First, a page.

IDEAS home Printed from
MyIDEAS: Log in (now much improved!) to save this article

Legal battles for sponsorship exclusivity: The cases of the World Cup and NASCAR

Listed author(s):
  • Joe, Cobbs
Registered author(s):

    Theorists have emphasized brand differentiation in achieving a competitive advantage through sponsorship, and managers of sports sponsorships have recognized product category exclusivity as among the most valued rights afforded sponsoring firms. Yet the proliferation of sponsorships in the sports marketplace poses a challenge to sponsors attempting to establish a unique brand position apart from the clutter. The competition between corporate rivals for sponsorship exclusivity in the world's highest profile sporting arenas has begun to spill into the courtroom. The purpose of this paper is to review the cases of MasterCard versus FIFA, and AT&T versus NASCAR, and discuss the relevance of these contract disputes to sponsorship scholars and practitioners. Specifically, the courtsâ finding of irreparable harm faced by the excluded sponsor offers an intriguing legal recognition of the theorized goodwill and inimitability of corporate affiliation with a specific sponsored enterprise. The cases also contribute an opposing view of best practices, where legal ramifications arise from treating sponsorship as a property-based resource and neglecting the relational dimensions of collaborative communication, trust, and commitment emphasized by contemporary sponsorship theory.

    If you experience problems downloading a file, check if you have the proper application to view it first. In case of further problems read the IDEAS help page. Note that these files are not on the IDEAS site. Please be patient as the files may be large.

    File URL:
    Download Restriction: Full text for ScienceDirect subscribers only

    As the access to this document is restricted, you may want to look for a different version under "Related research" (further below) or search for a different version of it.

    Article provided by Elsevier in its journal Sport Management Review.

    Volume (Year): 14 (2011)
    Issue (Month): 3 (August)
    Pages: 287-296

    in new window

    Handle: RePEc:eee:spomar:v:14:y:2011:i:3:p:287-296
    Contact details of provider: Web page:

    Order Information: Postal:

    References listed on IDEAS
    Please report citation or reference errors to , or , if you are the registered author of the cited work, log in to your RePEc Author Service profile, click on "citations" and make appropriate adjustments.:

    in new window

    1. Wolfe, Rosita & Meenaghan, Tony & O'Sullivan, Paul, 2002. "The sports network: insights into the shifting balance of power," Journal of Business Research, Elsevier, vol. 55(7), pages 611-622, July.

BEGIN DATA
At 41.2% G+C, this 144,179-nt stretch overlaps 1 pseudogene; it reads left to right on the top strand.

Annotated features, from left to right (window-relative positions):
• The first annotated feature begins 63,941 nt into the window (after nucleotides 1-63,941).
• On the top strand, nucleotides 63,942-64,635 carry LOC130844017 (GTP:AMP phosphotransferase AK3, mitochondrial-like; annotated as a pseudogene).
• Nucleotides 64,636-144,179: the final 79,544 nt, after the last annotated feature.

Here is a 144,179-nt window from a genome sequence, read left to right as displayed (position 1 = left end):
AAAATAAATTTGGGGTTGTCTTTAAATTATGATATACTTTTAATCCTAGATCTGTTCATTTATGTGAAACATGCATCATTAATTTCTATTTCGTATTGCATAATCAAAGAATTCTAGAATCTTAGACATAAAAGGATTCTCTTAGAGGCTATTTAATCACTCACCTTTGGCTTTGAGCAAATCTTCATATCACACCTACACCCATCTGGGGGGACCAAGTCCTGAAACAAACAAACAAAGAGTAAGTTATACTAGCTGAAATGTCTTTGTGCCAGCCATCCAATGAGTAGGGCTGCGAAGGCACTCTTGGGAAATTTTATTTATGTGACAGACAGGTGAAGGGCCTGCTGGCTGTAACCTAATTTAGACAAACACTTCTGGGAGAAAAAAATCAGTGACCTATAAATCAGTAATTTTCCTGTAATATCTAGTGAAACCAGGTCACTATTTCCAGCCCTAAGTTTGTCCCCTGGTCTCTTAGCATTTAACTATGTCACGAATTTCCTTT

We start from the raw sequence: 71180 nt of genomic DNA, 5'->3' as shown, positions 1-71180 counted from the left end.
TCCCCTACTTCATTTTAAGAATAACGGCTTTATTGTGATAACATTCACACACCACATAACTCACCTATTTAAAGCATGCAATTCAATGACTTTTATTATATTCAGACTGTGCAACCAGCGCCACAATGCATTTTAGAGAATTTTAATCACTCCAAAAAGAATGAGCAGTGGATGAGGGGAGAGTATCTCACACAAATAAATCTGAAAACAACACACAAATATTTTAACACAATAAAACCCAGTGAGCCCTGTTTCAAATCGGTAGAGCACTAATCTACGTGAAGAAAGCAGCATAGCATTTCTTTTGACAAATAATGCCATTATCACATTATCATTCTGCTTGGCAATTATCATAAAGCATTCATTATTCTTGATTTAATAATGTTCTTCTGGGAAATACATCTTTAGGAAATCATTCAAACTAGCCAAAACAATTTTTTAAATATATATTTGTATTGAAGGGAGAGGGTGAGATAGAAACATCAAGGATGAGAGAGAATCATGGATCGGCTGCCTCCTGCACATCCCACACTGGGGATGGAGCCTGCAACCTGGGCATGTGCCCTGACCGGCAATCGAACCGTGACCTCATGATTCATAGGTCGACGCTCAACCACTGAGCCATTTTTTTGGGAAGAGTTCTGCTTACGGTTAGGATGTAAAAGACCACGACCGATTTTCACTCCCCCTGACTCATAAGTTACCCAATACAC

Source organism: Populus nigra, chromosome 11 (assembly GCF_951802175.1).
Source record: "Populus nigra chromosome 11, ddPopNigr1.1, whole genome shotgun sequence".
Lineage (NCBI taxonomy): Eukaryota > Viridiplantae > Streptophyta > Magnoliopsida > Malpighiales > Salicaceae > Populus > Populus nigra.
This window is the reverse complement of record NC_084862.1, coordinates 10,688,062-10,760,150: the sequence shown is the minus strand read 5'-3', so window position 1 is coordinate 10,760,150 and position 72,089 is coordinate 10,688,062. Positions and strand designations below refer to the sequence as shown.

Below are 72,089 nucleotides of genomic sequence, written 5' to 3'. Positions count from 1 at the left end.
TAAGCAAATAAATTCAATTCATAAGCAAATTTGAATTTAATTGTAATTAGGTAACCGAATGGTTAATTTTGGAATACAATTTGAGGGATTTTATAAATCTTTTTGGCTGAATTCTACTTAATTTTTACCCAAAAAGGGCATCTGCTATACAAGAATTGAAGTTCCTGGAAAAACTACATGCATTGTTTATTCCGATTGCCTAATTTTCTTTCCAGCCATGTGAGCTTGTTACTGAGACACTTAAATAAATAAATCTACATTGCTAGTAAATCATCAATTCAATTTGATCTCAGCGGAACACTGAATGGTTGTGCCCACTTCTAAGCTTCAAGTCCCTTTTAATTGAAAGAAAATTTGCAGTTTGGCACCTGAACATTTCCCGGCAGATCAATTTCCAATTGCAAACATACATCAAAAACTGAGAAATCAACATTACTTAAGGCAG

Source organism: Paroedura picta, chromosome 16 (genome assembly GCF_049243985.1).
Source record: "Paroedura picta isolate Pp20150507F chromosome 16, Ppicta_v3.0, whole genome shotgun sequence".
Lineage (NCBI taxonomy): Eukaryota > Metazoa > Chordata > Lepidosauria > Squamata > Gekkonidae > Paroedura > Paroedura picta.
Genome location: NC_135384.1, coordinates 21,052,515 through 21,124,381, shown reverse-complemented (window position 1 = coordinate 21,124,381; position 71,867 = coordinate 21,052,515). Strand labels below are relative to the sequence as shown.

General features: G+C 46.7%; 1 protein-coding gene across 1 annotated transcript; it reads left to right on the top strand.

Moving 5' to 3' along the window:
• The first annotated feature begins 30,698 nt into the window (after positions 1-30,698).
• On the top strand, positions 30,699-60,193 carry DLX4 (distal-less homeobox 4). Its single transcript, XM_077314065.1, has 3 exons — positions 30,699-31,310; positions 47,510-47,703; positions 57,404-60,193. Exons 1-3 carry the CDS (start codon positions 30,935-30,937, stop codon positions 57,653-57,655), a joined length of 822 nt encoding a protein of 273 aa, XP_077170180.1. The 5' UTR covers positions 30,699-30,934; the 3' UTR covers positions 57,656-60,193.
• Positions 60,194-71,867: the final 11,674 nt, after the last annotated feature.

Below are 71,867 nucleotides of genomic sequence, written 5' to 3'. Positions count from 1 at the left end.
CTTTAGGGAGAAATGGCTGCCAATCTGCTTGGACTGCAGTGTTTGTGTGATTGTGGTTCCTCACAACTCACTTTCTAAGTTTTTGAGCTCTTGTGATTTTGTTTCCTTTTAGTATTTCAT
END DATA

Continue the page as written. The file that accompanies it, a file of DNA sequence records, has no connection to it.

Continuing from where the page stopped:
2. Cousens, Laura & Babiak, Kathy & Bradish, Cheri L., 2006. "Beyond Sponsorship: Re-Framing Corporate-Sport Relationships," Sport Management Review, Elsevier, vol. 9(1), pages 1-23, May.
    3. Turner, Paul & Cusumano, Sam, 2000. "Virtual Advertising: Legal Implications for Sport," Sport Management Review, Elsevier, vol. 3(1), pages 47-70, May.
    4. Farrelly, Francis & Quester, Pascale G., 2003. "What Drives Renewal of Sponsorship Principal/Agent Relationships?," Journal of Advertising Research, Cambridge University Press, vol. 43(04), pages 353-360, December.
    5. Sam, Michael P. & Batty, Richard & Dean, Rebecca G.K., 2005. "A Transaction Cost Approach to Sport Sponsorship," Sport Management Review, Elsevier, vol. 8(1), pages 1-17, May.
    Full references (including those not matched with items on IDEAS)

    This item is not listed on Wikipedia, on a reading list or among the top items on IDEAS.

    When requesting a correction, please mention this item's handle: RePEc:eee:spomar:v:14:y:2011:i:3:p:287-296. See general information about how to correct material in RePEc.

    For technical questions regarding this item, or to correct its authors, title, abstract, bibliographic or download information, contact: (Dana Niculescu)

    If you have authored this item and are not yet registered with RePEc, we encourage you to do it here. This allows to link your profile to this item. It also allows you to accept potential citations to this item that we are uncertain about.

    If references are entirely missing, you can add them using this form.

    If the full references list an item that is present in RePEc, but the system did not link to it, you can help with this form.

    If you know of missing items citing this one, you can help us creating those links by adding the relevant references in the same way as above, for each refering item. If you are a registered author of this item, you may also want to check the "citations" tab in your profile, as there may be some citations waiting for confirmation.

    Please note that corrections may take a couple of weeks to filter through the various RePEc services.

    This information is provided to you by IDEAS at the Research Division of the Federal Reserve Bank of St. Louis using RePEc data.